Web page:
Masiyiwa led plot to overthrow Mugabe says US publication as he joins Gates Foundation


On Wednesday last week, Gates Foundation CEO Mark Suzman announced the foundation would be governed by a board of trustees beyond the trio of Gates, his ex-wife, Melinda, and 91-year-old billionaire Warren Buffet, who resigned in June 2021. Suzman, who aims to vaccinate 100 percent of the world’s population – ostensibly with products Gates is invested in – also plans to join the board.

The move “represents an explicit recognition by Gates and [Melinda] French Gates, especially in the wake of their recent divorce, that the foundation will be well served by the addition of independent voices to help shape its work in the future,” the organization stated in a press release.

Though the foundation has flaunted its new trustees’ “diverse” backgrounds, the appointees represent a united front in support of traditional Gates goals like privatization and imperialist strong-arming behind the guise of public health.

The first trustee named by the foundation, Strive Masiyiwa, is the perfect example of the kind of activist-oligarch Gates has been drawn to; a professed “global citizen” spouting altruistic bromides while raking in astonishing profits.

As the founder of Africa’s Econet empire, self-exiled Zimbabwean telecom tycoon and new Gates board member Strive Masiyiwa has used his wealth to advance the cause of neoliberalism across southern Africa.

Masiyiwa is a close ally of British billionaire and “green” capitalist Richard Branson of Virgin, having collaborated with him on several projects, including the “Carbon War Room” that was founded as “a mission to stimulate business-led market interventions that advance a low-carbon economy.”

As Grayzone editor Max Blumenthal and this writer have documented, Branson sought to launch “Enterprise Zimbabwe” in partnership with fellow billionaire Pierre Omidyar’s Humanity United at the Clinton Global Initiative.

Enterprise Zimbabwe sought to “catalyze investments from philanthropic and commercial donors to fund… social development initiatives,” and “help” Mugabe rival “Morgan Tsvangirai and the coalition government to get Zimbabwe back on its feet.” The shady initiative prompted then-president Mugabe to slam Branson as a “vulture disguised as an angel.”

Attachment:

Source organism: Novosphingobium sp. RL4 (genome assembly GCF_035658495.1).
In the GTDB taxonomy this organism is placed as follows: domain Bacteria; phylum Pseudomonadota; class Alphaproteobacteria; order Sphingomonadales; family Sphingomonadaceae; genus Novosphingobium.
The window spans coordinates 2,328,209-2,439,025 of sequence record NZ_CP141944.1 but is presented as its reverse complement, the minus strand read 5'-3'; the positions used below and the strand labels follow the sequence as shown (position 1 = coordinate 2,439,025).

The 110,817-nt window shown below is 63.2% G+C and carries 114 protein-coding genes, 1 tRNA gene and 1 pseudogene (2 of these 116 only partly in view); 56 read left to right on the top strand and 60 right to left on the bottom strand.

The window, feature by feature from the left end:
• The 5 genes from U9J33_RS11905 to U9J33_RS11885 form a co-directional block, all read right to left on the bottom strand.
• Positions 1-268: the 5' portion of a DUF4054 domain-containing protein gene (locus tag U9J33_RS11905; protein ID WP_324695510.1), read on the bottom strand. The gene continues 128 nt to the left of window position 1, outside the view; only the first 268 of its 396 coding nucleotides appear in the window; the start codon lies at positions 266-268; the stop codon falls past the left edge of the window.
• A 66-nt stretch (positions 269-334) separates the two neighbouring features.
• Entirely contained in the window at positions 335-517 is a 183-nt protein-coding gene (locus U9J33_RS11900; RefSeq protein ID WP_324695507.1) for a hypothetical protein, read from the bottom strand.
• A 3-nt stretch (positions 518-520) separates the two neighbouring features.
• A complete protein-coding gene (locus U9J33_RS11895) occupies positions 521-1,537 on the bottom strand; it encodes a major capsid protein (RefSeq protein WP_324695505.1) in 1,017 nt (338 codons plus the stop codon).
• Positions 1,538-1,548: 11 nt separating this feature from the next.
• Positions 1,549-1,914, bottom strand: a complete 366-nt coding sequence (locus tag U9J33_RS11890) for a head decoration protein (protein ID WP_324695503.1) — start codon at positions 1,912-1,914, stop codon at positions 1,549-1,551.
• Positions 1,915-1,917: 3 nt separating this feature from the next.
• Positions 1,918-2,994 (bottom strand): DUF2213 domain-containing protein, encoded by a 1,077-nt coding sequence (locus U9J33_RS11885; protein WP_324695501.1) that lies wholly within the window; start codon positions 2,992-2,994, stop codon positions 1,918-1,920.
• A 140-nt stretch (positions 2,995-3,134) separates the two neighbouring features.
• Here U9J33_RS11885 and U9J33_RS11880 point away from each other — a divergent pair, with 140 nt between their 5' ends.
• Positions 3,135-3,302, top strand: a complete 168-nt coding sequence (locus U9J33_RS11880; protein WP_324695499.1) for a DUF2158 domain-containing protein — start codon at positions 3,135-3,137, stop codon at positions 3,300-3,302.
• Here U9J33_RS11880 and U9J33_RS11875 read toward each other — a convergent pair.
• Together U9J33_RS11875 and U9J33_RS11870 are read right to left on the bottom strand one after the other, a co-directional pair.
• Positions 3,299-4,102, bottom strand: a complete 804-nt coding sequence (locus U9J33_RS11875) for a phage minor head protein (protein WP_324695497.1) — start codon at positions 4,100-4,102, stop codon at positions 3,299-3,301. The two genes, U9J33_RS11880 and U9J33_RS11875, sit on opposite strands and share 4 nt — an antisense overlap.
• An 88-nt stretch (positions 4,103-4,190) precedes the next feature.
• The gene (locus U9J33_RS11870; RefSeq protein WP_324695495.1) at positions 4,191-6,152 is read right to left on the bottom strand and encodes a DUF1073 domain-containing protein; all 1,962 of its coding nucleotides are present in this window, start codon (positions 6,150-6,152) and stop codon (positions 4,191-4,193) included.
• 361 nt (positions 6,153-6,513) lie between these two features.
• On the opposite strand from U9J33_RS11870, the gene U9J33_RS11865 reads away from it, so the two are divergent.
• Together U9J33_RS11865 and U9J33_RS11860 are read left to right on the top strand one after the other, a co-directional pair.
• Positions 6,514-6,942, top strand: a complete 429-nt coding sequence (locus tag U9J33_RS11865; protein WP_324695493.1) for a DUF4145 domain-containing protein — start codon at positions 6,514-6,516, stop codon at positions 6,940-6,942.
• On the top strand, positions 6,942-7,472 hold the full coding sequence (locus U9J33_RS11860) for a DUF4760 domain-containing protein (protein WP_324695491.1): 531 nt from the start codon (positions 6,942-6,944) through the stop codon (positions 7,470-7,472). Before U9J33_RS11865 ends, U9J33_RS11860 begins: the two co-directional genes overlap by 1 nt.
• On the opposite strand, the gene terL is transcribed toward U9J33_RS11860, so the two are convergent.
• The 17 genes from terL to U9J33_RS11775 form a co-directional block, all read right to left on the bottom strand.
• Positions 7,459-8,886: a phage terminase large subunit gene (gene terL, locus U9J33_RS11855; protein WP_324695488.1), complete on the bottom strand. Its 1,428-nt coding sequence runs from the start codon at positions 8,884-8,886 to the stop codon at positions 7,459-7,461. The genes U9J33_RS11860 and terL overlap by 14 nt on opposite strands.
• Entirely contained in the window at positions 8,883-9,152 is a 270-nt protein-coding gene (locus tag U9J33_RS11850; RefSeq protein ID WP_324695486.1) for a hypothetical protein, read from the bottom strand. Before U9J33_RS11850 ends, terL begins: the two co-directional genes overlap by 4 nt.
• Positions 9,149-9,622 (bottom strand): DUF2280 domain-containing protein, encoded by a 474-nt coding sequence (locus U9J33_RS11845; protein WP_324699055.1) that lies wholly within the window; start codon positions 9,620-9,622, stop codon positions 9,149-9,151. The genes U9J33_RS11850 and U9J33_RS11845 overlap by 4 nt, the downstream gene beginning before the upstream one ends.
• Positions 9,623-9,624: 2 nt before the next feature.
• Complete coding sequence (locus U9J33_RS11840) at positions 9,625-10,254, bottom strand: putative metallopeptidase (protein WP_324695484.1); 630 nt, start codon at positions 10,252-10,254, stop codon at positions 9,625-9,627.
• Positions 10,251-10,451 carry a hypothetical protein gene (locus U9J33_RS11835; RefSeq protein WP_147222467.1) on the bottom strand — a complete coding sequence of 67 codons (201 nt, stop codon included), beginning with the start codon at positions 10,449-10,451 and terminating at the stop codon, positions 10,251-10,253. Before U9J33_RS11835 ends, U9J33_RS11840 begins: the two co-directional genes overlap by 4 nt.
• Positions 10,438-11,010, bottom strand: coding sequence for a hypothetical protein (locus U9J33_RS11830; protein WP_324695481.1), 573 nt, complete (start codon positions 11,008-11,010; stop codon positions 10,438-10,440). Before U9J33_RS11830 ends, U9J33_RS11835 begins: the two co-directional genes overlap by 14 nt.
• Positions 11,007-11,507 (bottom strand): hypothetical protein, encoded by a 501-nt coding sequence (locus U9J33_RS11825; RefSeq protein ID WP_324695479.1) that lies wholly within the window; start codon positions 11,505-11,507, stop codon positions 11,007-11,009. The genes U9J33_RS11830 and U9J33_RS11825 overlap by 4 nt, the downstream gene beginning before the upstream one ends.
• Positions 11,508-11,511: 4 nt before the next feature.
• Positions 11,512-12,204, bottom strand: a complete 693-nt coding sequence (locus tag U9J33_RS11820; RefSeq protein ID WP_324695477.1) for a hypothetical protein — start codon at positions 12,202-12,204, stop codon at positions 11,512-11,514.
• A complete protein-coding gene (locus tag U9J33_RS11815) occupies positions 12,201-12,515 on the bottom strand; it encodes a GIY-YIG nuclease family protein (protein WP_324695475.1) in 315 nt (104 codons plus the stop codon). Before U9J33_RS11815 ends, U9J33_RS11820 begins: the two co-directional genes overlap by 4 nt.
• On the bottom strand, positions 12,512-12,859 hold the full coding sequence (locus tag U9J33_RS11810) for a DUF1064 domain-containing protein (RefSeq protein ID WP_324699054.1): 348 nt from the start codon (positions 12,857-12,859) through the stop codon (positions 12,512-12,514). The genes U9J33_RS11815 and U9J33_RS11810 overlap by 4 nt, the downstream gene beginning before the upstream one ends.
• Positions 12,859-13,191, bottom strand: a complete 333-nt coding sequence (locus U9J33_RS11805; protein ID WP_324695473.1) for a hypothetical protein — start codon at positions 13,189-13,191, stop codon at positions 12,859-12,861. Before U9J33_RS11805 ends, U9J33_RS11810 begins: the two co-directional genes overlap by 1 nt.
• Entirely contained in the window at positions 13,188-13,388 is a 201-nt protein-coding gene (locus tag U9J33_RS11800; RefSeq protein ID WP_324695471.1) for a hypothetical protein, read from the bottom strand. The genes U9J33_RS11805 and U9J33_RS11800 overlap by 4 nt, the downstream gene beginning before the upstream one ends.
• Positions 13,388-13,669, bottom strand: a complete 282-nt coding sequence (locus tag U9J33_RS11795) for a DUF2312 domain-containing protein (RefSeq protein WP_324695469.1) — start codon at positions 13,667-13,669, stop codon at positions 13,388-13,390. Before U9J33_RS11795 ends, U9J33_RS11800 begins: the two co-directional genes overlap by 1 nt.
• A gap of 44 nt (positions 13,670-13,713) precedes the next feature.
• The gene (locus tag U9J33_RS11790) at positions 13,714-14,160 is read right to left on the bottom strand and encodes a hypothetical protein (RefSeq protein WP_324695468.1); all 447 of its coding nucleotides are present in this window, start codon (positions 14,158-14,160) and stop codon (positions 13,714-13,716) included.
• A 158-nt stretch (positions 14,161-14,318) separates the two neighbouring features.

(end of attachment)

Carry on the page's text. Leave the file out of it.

As Masiyiwa noted when Branson was first launched into space, the British billionaire once invited him to meet with an organization called “The Elders.” This coterie of international elites would serve as a base for organizing the regime change plot in Zimbabwe.

Zimbabwe has long been a target for regime change by the West, with its former colonial ruler, the United Kingdom, taking the lead in undermining Mugabe’s government. The compulsory land reforms that Mugabe presided over during the 2000s, through which farmland was seized from white farmers without compensation and redistributed to landless black Zimbabweans, prompted an escalation of Western aggression against Zimbabwe.

Former South African President Thabo Mbeki recalled being pushed during the early 2000s by then-British Prime Minister Tony Blair to accede to a military intervention in Zimbabwe. “Tony Blair…was saying to the chief of the British armed forces, ‘You must work out a military plan so that we can physically remove Robert Mugabe,’” Mbeki told Al Jazeera. “We knew that because we had come under the same pressure that we need to cooperate in some scheme. It was a regime change scheme, even to the point of using military force and we were saying ‘no.’”

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Charles Rukuni
The Insider is a political and business bulletin about Zimbabwe, edited by Charles Rukuni. Founded in 1990, it was a printed 12-page subscription only newsletter until 2003 when Zimbabwe's hyper-inflation made it impossible to continue printing.


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